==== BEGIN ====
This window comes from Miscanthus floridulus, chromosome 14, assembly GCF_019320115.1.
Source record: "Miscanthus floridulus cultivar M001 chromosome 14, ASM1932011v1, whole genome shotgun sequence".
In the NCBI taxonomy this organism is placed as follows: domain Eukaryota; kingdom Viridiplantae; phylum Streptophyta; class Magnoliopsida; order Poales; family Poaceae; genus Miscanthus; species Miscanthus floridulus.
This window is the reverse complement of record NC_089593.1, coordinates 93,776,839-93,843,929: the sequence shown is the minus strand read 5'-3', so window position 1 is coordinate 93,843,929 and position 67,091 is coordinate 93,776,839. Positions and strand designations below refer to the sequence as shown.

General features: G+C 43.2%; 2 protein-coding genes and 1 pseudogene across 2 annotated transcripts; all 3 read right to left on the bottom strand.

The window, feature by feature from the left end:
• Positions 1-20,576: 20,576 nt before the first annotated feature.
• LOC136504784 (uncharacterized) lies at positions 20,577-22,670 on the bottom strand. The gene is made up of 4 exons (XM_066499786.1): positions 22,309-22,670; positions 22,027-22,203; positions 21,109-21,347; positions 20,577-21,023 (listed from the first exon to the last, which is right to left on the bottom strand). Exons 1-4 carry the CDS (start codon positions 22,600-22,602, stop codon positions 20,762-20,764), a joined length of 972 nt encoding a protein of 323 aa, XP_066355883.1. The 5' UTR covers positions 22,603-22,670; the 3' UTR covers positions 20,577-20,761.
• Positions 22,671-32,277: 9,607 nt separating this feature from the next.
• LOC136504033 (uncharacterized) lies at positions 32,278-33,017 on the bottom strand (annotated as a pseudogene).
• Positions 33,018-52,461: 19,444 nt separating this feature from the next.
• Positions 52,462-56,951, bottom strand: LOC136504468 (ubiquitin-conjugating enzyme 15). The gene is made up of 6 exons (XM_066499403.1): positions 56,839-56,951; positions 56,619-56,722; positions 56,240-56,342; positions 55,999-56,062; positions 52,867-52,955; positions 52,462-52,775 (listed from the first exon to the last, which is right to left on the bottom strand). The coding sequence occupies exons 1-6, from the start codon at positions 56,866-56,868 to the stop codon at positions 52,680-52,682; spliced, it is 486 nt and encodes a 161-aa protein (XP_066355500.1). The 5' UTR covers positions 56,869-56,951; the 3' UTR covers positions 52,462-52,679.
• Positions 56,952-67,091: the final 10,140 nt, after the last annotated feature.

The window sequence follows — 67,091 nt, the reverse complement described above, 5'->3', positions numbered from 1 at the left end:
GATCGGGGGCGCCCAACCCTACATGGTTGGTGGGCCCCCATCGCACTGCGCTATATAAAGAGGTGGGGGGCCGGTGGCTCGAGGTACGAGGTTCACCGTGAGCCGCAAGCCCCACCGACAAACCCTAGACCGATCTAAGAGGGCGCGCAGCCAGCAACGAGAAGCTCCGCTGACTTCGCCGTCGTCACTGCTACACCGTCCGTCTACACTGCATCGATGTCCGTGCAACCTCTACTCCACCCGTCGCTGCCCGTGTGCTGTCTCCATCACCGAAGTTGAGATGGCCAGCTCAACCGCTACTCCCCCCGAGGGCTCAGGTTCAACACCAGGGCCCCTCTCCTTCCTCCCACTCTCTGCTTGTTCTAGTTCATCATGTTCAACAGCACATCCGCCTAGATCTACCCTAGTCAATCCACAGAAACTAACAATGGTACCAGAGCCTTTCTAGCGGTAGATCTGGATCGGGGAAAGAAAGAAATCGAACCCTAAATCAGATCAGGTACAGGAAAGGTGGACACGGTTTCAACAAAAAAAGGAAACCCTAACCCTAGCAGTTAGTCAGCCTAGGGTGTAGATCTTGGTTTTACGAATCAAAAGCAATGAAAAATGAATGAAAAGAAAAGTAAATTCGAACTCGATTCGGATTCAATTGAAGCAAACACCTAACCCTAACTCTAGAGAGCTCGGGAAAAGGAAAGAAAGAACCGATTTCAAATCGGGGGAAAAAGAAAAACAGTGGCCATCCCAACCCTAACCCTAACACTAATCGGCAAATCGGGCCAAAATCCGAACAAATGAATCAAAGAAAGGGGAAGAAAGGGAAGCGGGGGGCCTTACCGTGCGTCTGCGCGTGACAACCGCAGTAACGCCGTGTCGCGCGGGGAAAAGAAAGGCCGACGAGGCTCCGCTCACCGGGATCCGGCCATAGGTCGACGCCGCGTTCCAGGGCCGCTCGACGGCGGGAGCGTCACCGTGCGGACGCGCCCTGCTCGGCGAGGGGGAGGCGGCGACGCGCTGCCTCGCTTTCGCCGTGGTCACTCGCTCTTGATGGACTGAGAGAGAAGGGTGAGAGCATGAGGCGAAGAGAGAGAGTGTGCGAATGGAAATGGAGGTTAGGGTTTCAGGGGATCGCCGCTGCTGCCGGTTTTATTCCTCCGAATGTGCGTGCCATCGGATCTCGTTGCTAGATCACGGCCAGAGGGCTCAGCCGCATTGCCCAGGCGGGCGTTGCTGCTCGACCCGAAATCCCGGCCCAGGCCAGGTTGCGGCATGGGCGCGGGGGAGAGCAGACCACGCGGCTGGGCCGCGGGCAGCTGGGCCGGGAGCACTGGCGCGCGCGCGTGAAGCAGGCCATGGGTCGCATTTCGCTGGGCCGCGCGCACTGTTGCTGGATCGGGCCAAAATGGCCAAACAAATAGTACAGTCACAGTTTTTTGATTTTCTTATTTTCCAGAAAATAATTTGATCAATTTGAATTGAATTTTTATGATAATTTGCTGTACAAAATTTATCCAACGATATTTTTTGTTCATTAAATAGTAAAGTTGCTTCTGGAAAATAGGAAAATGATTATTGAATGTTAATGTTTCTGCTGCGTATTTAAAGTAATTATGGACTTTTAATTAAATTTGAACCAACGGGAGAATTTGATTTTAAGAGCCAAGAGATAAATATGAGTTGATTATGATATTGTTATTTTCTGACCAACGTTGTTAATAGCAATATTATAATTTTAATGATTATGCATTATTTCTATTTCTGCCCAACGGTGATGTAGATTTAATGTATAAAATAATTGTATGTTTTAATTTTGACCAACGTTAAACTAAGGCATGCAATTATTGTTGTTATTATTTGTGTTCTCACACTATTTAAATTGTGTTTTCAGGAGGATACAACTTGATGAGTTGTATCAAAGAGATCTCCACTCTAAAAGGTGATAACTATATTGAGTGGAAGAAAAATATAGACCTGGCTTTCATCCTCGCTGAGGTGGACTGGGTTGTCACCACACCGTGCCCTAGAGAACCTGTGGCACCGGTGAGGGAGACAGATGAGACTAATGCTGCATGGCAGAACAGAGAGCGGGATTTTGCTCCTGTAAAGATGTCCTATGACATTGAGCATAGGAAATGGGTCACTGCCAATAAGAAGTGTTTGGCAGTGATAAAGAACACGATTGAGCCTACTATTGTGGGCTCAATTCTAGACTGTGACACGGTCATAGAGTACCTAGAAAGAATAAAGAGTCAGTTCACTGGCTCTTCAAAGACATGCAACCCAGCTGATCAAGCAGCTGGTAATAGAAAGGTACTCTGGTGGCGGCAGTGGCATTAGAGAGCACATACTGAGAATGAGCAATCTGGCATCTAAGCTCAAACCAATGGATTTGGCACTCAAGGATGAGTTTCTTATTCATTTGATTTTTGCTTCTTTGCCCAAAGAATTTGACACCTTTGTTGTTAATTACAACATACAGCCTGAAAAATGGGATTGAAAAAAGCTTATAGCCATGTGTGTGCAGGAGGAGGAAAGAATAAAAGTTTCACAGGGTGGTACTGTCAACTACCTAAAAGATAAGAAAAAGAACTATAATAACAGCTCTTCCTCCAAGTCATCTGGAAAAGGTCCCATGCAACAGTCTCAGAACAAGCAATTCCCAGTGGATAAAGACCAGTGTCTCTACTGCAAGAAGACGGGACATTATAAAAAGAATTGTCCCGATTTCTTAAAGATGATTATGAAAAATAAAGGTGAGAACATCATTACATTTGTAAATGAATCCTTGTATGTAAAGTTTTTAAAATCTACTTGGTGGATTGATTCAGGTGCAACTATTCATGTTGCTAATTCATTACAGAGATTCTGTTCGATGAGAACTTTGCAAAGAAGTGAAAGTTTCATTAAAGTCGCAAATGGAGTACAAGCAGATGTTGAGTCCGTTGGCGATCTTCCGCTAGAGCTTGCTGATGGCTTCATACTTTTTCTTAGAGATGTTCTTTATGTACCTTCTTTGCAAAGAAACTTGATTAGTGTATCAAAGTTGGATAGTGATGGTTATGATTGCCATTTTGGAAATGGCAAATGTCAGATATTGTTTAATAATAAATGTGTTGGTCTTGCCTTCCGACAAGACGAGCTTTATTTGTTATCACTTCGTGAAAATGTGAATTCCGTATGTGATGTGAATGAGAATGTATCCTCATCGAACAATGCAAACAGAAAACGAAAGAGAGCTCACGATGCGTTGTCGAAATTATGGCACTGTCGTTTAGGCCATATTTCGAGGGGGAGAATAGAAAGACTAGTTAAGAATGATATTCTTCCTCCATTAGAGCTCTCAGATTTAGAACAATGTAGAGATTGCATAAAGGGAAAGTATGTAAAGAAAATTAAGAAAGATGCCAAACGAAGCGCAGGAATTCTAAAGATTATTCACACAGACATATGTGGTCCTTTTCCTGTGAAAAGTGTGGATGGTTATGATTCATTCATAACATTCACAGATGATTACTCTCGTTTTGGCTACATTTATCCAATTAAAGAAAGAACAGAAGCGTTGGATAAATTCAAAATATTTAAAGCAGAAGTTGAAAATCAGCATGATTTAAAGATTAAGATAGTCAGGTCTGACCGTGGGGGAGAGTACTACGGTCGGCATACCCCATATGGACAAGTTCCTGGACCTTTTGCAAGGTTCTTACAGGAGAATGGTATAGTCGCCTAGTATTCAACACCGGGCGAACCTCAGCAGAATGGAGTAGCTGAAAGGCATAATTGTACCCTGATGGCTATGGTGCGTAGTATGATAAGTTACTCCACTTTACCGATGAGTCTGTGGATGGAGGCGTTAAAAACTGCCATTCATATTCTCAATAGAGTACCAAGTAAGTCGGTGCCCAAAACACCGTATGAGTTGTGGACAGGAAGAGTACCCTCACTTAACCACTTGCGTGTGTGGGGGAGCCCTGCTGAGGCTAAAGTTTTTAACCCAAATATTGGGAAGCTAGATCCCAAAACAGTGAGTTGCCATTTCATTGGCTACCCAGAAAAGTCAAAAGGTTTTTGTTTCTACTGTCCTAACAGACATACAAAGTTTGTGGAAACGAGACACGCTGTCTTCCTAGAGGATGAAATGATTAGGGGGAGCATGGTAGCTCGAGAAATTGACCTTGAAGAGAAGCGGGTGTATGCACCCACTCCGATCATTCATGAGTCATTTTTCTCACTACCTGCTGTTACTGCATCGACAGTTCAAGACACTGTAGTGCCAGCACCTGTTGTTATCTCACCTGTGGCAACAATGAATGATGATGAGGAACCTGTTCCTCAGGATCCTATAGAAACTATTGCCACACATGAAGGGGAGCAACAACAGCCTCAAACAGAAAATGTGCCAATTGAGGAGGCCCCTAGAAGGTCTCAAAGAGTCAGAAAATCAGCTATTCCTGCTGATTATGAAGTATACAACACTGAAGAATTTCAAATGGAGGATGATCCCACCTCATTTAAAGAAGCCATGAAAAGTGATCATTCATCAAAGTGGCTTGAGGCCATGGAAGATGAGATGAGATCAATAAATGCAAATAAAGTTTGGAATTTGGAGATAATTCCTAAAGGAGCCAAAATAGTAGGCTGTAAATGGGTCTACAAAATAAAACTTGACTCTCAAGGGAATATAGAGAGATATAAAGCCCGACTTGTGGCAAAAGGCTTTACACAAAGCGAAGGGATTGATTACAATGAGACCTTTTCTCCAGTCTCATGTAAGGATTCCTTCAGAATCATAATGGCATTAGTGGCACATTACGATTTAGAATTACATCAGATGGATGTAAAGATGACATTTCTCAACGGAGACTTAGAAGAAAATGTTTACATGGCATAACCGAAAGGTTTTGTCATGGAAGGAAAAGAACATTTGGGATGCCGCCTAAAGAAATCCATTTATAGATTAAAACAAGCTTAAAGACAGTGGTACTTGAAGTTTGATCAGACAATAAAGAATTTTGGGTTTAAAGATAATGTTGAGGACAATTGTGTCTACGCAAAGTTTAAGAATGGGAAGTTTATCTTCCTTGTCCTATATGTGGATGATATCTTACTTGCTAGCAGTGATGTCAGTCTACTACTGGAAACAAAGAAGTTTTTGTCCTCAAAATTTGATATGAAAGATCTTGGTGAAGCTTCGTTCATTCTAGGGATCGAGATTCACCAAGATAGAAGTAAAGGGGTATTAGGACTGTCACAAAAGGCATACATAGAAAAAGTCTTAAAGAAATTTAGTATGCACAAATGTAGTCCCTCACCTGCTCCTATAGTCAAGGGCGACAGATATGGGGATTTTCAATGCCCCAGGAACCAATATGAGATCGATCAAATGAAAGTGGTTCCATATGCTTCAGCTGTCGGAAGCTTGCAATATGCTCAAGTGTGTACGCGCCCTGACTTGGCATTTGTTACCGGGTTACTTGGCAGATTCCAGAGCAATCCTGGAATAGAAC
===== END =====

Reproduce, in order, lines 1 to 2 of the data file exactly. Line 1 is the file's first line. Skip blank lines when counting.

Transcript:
This window comes from Miscanthus floridulus, chromosome 14, assembly GCF_019320115.1.
Source record: "Miscanthus floridulus cultivar M001 chromosome 14, ASM1932011v1, whole genome shotgun sequence".